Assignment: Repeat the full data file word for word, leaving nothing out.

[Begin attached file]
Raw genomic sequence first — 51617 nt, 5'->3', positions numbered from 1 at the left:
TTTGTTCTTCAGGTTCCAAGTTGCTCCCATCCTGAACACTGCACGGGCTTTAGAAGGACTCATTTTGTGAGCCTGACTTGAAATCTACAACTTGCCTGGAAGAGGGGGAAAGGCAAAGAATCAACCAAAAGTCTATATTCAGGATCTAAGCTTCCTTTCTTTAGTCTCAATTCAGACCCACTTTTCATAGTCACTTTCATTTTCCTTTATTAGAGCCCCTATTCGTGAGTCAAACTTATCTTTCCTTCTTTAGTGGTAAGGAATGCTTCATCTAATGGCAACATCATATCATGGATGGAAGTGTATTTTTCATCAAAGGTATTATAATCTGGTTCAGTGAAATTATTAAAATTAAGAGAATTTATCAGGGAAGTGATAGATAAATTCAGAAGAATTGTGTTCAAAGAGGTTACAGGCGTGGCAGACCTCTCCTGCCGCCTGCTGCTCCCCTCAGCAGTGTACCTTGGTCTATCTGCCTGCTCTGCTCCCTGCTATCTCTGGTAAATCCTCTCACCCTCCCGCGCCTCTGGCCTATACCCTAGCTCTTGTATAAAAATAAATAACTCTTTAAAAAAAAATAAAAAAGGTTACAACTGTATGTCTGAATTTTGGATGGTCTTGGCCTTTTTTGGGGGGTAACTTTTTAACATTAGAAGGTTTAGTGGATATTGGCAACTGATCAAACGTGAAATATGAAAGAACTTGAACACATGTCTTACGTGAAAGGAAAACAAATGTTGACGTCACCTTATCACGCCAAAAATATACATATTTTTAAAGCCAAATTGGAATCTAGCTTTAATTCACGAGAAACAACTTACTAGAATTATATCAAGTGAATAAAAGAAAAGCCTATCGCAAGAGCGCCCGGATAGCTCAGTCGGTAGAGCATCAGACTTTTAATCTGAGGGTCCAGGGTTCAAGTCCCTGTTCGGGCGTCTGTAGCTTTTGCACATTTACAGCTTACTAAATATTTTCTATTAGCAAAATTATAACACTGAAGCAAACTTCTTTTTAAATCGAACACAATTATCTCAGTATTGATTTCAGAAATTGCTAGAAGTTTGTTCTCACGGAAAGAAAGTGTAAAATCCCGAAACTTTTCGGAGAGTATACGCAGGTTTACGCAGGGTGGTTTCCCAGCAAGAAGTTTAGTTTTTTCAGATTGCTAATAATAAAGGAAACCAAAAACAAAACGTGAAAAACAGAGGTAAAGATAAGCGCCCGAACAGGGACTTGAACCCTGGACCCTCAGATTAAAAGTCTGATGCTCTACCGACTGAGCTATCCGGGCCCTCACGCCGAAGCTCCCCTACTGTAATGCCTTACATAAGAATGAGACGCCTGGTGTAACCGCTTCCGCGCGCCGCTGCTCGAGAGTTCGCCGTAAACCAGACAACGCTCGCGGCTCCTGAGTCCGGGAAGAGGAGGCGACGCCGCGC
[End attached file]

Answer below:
Raw genomic sequence first — 51617 nt, 5'->3', positions numbered from 1 at the left:
TTTGTTCTTCAGGTTCCAAGTTGCTCCCATCCTGAACACTGCACGGGCTTTAGAAGGACTCATTTTGTGAGCCTGACTTGAAATCTACAACTTGCCTGGAAGAGGGGGAAAGGCAAAGAATCAACCAAAAGTCTATATTCAGGATCTAAGCTTCCTTTCTTTAGTCTCAATTCAGACCCACTTTTCATAGTCACTTTCATTTTCCTTTATTAGAGCCCCTATTCGTGAGTCAAACTTATCTTTCCTTCTTTAGTGGTAAGGAATGCTTCATCTAATGGCAACATCATATCATGGATGGAAGTGTATTTTTCATCAAAGGTATTATAATCTGGTTCAGTGAAATTATTAAAATTAAGAGAATTTATCAGGGAAGTGATAGATAAATTCAGAAGAATTGTGTTCAAAGAGGTTACAGGCGTGGCAGACCTCTCCTGCCGCCTGCTGCTCCCCTCAGCAGTGTACCTTGGTCTATCTGCCTGCTCTGCTCCCTGCTATCTCTGGTAAATCCTCTCACCCTCCCGCGCCTCTGGCCTATACCCTAGCTCTTGTATAAAAATAAATAACTCTTTAAAAAAAAATAAAAAAGGTTACAACTGTATGTCTGAATTTTGGATGGTCTTGGCCTTTTTTGGGGGGTAACTTTTTAACATTAGAAGGTTTAGTGGATATTGGCAACTGATCAAACGTGAAATATGAAAGAACTTGAACACATGTCTTACGTGAAAGGAAAACAAATGTTGACGTCACCTTATCACGCCAAAAATATACATATTTTTAAAGCCAAATTGGAATCTAGCTTTAATTCACGAGAAACAACTTACTAGAATTATATCAAGTGAATAAAAGAAAAGCCTATCGCAAGAGCGCCCGGATAGCTCAGTCGGTAGAGCATCAGACTTTTAATCTGAGGGTCCAGGGTTCAAGTCCCTGTTCGGGCGTCTGTAGCTTTTGCACATTTACAGCTTACTAAATATTTTCTATTAGCAAAATTATAACACTGAAGCAAACTTCTTTTTAAATCGAACACAATTATCTCAGTATTGATTTCAGAAATTGCTAGAAGTTTGTTCTCACGGAAAGAAAGTGTAAAATCCCGAAACTTTTCGGAGAGTATACGCAGGTTTACGCAGGGTGGTTTCCCAGCAAGAAGTTTAGTTTTTTCAGATTGCTAATAATAAAGGAAACCAAAAACAAAACGTGAAAAACAGAGGTAAAGATAAGCGCCCGAACAGGGACTTGAACCCTGGACCCTCAGATTAAAAGTCTGATGCTCTACCGACTGAGCTATCCGGGCCCTCACGCCGAAGCTCCCCTACTGTAATGCCTTACATAAGAATGAGACGCCTGGTGTAACCGCTTCCGCGCGCCGCTGCTCGAGAGTTCGCCGTAAACCAGACAACGCTCGCGGCTCCTGAGTCCGGGAAGAGGAGGCGACGCCGCGC